But this is the paradox of Friday Night Dinner. The fact that the Goodmans are a Jewish family is both known and unknown, foregrounded and hidden. It appears as part of the décor of their dining room, with its lighted sabbath candles and shiny challah loaf, and sometimes within the plot itself, motivating the specific ways in which Jim’s misunderstandings and outsider status are affirmed. Jim’s weekly efforts to be admitted to the Goodmans’ house on Friday night arise from his wish for acceptance and a misplaced crush on Jackie. This entails Jim’s ‘reverence’, as Popper puts it, for the family’s Judaism, expressed as his confusion over rituals and food laws, whether relating to rice pudding, salted water or fox flesh, an inability to pronounce ‘yarmulke’ and his addressing a rabbi as ‘Your Majesty’.

Yet at the same time Jewishness is subsumed by the Britishness of this sitcom. The very premise of FND as a comedy in which everything always goes terribly wrong was, according to Popper, inspired by the ur-British Fawlty Towers, even if the characters are based on his own Jewish family members. It, therefore, seems perfectly possible to hear Jim’s ‘shalom’ as an expression of English eccentricity and ignore its status as a Hebrew, and indeed Israeli, greeting. Fans who wear a T-shirt, drink from a mug or sleep under a duvet bearing the ‘shalom’ slogan are affirming their loyalty to the show and expression of solidarity with its misfit-next-door, rather than any inter-cultural allegiance. If the series can be called ‘universal’, it is of a gentile British version that adopts difference in order to subsume it.

Despite its viewer numbers defying expectation by almost doubling over the course of its decade-long run to a noteworthy 2.5 million, and Popper’s declaration at the start of series 6 in April 2020 that it would not be the last, FND had to end where it did. This wasn’t just because of the deaths of cast members, including Frances Cuka and Rosalind Knight as Nice and Horrible Grandma respectively, as well as Ritter. It also seemed implicit in the scenario of the final episode, where Adam and Jonny not only brought home a girlfriend each for the first time but also were both about to become fathers. Popper admits that writing a future series to include actual infants would exceed his comic vision, while the episode’s final moment, in which Jackie delightedly assures herself, ‘You’ve done it, Jackie!’, is notable for its omitting — on the part of this Jewish mother — any reference to her future grandchildren’s religion. We will never find out if a third generation of British Jewish children is envisaged. But Jackie’s going out-of-doors to voice her happiness suggests entry into the wider world, outside the Jewish home. As much as the fate of ‘shalom’, the series’ conclusion is an allegory of radical assimilation.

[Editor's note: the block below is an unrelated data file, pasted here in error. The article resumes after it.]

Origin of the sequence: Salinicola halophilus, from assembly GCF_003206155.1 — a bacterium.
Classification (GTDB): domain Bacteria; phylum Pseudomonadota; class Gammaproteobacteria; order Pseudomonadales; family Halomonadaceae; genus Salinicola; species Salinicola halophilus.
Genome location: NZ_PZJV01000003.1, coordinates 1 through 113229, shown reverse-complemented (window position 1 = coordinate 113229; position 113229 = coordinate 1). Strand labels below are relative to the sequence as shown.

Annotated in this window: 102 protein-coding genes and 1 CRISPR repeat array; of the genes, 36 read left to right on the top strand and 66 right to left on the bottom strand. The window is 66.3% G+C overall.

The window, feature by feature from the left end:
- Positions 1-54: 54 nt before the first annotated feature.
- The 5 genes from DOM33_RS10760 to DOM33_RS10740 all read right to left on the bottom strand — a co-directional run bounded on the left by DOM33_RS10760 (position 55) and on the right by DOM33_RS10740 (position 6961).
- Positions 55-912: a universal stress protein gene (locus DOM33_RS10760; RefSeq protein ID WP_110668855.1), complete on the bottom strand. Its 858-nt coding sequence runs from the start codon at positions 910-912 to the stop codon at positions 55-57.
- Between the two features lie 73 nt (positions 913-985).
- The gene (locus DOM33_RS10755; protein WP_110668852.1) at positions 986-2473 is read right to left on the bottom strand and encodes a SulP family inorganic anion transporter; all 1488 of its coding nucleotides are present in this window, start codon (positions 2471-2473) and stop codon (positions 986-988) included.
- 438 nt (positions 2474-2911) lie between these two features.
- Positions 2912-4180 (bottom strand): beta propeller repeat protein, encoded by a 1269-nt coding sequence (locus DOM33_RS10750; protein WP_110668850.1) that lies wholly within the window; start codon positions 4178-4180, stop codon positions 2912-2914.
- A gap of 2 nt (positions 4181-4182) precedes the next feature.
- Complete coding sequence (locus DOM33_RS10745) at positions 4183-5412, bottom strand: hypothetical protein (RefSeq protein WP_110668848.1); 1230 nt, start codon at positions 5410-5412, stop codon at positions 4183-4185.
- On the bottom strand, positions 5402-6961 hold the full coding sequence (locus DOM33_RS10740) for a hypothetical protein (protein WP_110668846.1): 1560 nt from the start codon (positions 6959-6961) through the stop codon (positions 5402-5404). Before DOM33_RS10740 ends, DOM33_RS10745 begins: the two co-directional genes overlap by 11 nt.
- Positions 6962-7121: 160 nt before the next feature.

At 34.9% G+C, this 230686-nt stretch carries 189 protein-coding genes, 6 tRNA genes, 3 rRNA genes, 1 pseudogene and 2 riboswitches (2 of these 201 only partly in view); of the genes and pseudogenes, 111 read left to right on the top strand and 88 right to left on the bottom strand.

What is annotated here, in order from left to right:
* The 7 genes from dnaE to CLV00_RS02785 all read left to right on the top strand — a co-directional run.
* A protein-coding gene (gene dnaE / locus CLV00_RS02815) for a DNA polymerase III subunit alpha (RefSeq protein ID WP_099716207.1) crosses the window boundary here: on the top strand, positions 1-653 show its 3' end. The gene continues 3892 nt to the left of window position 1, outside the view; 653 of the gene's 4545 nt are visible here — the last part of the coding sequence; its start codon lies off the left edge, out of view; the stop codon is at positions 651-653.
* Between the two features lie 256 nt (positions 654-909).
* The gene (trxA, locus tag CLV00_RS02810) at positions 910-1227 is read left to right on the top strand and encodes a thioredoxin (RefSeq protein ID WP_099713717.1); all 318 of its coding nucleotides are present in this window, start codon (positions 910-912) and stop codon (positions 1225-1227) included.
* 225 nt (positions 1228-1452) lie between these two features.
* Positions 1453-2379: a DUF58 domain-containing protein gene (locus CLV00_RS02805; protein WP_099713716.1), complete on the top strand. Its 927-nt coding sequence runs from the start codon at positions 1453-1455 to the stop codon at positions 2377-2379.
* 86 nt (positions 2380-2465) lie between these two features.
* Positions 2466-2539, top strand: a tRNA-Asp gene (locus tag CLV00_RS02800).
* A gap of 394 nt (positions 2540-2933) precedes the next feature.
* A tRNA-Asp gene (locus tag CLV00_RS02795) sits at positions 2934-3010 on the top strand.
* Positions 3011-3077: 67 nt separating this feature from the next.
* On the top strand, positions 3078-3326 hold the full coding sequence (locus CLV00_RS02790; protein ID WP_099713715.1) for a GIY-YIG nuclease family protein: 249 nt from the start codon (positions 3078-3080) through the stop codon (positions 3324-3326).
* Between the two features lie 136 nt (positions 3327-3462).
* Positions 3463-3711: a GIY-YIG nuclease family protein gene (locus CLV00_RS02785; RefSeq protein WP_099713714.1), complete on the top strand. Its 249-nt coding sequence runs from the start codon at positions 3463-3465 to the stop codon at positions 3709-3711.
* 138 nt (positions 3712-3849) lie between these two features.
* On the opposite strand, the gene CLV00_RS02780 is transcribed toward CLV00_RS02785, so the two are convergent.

Professor Sue Vice is a lecturer at Sheffield University's School of English.  She teaches film courses and has written books and published several articles on the Holocaust.
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3 years ago

I’m afraid to say I haven’t seen it. I’m always suspicious of a maudlin sentimentality and schlick in Jewish family comedies. But I’ll certainly do some catching up now.